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Federal Trade Commision Shuts Down a Texas Based Collection Agency

Earlier this year, after launching an investigation into the Texas-based collection agency Goldman Schwartz, Inc., the Federal Trade Commission ("FTC") makes the decision to file suit against the collector for violations of the Fair Debt Collection Practices Act ("FDCPA").  The Texas U.S. District Court ordered the agency to close its doors after allegations of harassment, lies and threats were made against consumers to collect debts owed for payday loans.  The collection agency collected debts for Ace Cash Express, Advance America, Allied Cash Advance, Checkmate, First Cash Advance and MoneyMart.  The court also froze all of Goldman Schwartz's assets and banned them from engaging in any collection activity while the FTC moves forward with its case.

The FTC alleges that collectors working on behalf of the agency, falsely threatened arrest and imprisonment and even went so far as to tell consumers that failure to make payment would result in their children being taken into government custody.  A report to the FTC stated the agency went so far as to tell a Virginia woman that she would be arrested, sentenced to jail for three years and would lose her disability payments for failure to make payment on a $980 debt.  In addition to threatening its debtors, collectors disclosed information regarding debts to consumers' family members and fellow military officers.  The agency allegedly represented itself to consumers as a law firm capable of filing suit or inferred it was affiliated with the local sheriff's office and collected late fees and attorneys' fees it was not entitled to receive.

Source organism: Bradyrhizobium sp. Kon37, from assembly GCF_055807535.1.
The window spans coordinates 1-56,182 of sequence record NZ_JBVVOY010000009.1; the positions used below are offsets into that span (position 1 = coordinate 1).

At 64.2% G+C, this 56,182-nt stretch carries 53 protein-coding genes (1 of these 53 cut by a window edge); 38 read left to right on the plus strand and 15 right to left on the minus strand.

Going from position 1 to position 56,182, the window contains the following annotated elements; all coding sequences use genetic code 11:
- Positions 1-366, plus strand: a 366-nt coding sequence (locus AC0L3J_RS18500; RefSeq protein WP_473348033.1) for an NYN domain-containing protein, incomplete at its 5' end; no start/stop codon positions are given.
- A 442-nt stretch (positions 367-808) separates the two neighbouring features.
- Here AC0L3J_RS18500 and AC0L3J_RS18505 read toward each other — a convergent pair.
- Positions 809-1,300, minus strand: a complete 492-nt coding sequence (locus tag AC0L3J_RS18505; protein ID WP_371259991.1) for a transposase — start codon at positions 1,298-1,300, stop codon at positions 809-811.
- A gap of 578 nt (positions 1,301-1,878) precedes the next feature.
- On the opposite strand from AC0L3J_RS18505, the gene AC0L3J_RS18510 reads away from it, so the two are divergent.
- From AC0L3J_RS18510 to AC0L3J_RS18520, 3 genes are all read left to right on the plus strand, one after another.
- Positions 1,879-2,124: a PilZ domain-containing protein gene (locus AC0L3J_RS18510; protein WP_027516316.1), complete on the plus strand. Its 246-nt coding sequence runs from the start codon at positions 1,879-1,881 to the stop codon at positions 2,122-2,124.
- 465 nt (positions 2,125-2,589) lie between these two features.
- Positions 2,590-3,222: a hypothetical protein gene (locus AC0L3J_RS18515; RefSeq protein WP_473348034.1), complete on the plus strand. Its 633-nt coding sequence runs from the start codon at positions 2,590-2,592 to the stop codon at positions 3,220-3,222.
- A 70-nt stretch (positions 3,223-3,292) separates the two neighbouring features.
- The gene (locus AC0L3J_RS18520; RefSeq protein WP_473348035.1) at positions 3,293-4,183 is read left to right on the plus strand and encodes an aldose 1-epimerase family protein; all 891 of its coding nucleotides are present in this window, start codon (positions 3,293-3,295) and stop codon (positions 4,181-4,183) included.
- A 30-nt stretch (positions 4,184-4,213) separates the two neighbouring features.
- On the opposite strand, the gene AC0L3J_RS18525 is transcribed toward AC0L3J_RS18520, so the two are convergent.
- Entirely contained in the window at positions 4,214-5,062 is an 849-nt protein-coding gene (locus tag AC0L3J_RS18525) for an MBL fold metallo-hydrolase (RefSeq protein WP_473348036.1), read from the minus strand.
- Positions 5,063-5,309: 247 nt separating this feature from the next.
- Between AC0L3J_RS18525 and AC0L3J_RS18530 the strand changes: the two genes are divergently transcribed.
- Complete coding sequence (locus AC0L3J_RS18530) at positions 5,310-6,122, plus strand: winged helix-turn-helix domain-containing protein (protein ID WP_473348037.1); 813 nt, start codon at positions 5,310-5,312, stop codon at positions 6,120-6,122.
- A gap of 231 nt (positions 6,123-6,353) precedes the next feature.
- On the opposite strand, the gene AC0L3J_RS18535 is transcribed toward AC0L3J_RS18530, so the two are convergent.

The complaint specifically charged Goldman Schwartz with violations of the FDCPA including:

  • claiming that consumers committed crimes by not paying their debts resulting in arrest or imprisonment;
  • claiming to work in conjunction with law enforcement agencies;
  • claiming Goldman Schwartz is a law firm and not disclosing it is actually a collection agency;
  • using harassing, obscene or profane language, placing repeated and continuous calls to consumers with the intent to harass
  • calling at hours before 8:00 a.m. and after 9:00 p.m.;
  • adding unauthorized late fees and attorney's fees to the amount consumers allegedly owed; and
  • not disclosing a consumers' right to dispute a debt and to request validation.

If you believe you have been the victim of an abusive debt collector or have any questions regarding debt collection contact SmithMarco P.C. for a free case review

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